Montanan You Should Know: Robert Staffanson

Ranch Cowboy & Musical Conductor

Robert Staffanson in his 94 years, has been a cowboy, creator of the Billings Symphony, conductor of the distinguished Springfield Symphony, founder of the American Indian Institute in Bozeman, and author of Witness to the Spirit. His renowned advocacy for indigenous people will leave an indelible legacy of cross-cultural communication and an awareness that we are all responsible for one another.

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My most vivid childhood memory is… of my first horse, a “mustang” pony.

The most important thing I’ve learned in my life is… to love.

Growing up on a ranch taught me… discipline and self-reliance.

I have no idea… how I became a conductor having had no early preparation.

What I do know about the Native American people is… that they are misunderstood and badly maligned.

Probably the most interesting person I’ve met in my life was… Julius Hereford, Princeton professor, who was one of the finest musicians and human beings I have known.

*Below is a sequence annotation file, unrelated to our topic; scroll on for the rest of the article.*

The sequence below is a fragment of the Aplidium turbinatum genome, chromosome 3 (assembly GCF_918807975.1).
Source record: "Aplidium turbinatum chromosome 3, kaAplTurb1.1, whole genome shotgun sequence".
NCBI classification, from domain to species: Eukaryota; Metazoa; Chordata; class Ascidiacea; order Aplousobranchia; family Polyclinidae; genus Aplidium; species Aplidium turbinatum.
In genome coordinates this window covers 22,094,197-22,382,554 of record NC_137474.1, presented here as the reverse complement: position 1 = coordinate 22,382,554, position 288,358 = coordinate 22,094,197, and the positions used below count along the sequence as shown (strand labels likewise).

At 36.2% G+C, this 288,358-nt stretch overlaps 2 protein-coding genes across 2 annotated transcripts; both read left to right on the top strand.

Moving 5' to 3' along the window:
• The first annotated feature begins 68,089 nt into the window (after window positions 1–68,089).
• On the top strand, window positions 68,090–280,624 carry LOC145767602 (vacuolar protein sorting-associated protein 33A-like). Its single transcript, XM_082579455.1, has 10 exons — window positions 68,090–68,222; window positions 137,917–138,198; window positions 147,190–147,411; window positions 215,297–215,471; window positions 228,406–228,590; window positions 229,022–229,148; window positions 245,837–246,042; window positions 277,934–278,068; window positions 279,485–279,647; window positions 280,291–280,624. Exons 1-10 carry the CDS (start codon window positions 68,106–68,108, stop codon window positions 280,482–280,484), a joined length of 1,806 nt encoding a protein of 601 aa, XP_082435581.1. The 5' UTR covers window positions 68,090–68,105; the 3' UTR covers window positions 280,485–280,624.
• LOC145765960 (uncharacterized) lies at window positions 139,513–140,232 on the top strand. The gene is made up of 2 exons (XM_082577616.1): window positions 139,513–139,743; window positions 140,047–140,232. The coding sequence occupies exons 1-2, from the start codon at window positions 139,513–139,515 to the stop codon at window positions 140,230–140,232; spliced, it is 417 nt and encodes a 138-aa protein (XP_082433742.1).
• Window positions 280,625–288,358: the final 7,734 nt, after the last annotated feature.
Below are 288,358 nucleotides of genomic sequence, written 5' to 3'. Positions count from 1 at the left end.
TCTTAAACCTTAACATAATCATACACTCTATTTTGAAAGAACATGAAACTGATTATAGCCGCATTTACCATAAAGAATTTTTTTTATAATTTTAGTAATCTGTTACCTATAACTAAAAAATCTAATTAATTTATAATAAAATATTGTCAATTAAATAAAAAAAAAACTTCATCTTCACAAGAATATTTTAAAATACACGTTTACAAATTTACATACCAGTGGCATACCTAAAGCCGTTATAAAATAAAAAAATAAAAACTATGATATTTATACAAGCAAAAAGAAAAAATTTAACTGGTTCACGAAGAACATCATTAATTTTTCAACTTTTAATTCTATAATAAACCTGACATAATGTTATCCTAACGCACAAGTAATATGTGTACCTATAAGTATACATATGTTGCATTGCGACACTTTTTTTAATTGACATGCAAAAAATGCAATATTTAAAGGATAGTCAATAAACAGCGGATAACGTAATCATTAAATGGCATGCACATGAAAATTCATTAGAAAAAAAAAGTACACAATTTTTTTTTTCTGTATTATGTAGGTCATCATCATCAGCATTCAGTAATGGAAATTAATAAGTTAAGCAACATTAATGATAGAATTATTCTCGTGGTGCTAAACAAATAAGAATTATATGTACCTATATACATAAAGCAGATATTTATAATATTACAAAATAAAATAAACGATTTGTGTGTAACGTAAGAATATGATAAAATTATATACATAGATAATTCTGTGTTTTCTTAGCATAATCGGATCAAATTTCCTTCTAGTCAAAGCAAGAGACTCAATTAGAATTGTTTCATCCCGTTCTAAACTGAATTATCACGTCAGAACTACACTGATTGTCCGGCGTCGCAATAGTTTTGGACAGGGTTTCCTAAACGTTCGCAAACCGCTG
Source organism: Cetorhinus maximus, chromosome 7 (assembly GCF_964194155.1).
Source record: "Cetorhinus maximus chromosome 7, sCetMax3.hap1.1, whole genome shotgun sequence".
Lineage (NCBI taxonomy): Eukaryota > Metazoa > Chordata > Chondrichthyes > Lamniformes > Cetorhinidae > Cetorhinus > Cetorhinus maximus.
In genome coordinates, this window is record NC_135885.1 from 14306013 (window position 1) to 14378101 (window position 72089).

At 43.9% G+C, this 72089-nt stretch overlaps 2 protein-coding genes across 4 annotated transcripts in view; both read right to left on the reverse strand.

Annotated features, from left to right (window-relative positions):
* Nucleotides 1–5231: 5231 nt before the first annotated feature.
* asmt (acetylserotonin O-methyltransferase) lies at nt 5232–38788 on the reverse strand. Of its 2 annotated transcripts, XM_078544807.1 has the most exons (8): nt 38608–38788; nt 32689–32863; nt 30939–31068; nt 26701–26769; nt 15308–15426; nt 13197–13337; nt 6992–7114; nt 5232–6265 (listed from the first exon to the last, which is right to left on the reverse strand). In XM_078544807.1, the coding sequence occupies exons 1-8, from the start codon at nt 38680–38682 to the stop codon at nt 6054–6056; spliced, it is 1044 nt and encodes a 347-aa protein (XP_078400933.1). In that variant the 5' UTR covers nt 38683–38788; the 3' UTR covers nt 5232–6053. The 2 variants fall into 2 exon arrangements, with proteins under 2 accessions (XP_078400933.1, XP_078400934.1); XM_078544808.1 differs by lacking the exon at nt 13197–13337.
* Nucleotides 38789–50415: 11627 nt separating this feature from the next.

If I could come back in 100 years … I’d like to see a world at peace and all races and ethnicities accepted.

My career as a musical conductor… gave me spiritual depth.

I never expected that my experience in a Blackfoot medicine camp… would change my life from a career as a symphony orchestra conductor to one working with and for traditional Native Americans.

Living for a time as a ranch cowboy… was essential to ground me in the reality and rewards of physical work in accord with the natural world.

If I could change one thing about myself… I would not change but continue to refine my moral and spiritual outlook which has been a lifelong experience particularly in the latter half of my life.

My worst habit is… driving to the post office every day for the mail when I could have a mailbox by my door.

If I could have lunch with one person in the world today, it would be with… Barack Obama to convince him to use the power of the federal government to recognize and support traditional Native Americans.

The best advice I ever got from my mother… was “be true to yourself”.

I’m always surprised when… difficult challenges succeed.

I have a real weakness for… western art and stories.

The composer whose work I most admire is… Beethoven.

Looking back now, it’s hard to imagine… my present position given my origin.

The five best words to remember me by would be:  honest, kind, loving, spiritual, creative.

I find it remarkable that… human beings have never made a concerted effort to overcome the divisions and barriers that separate us. 

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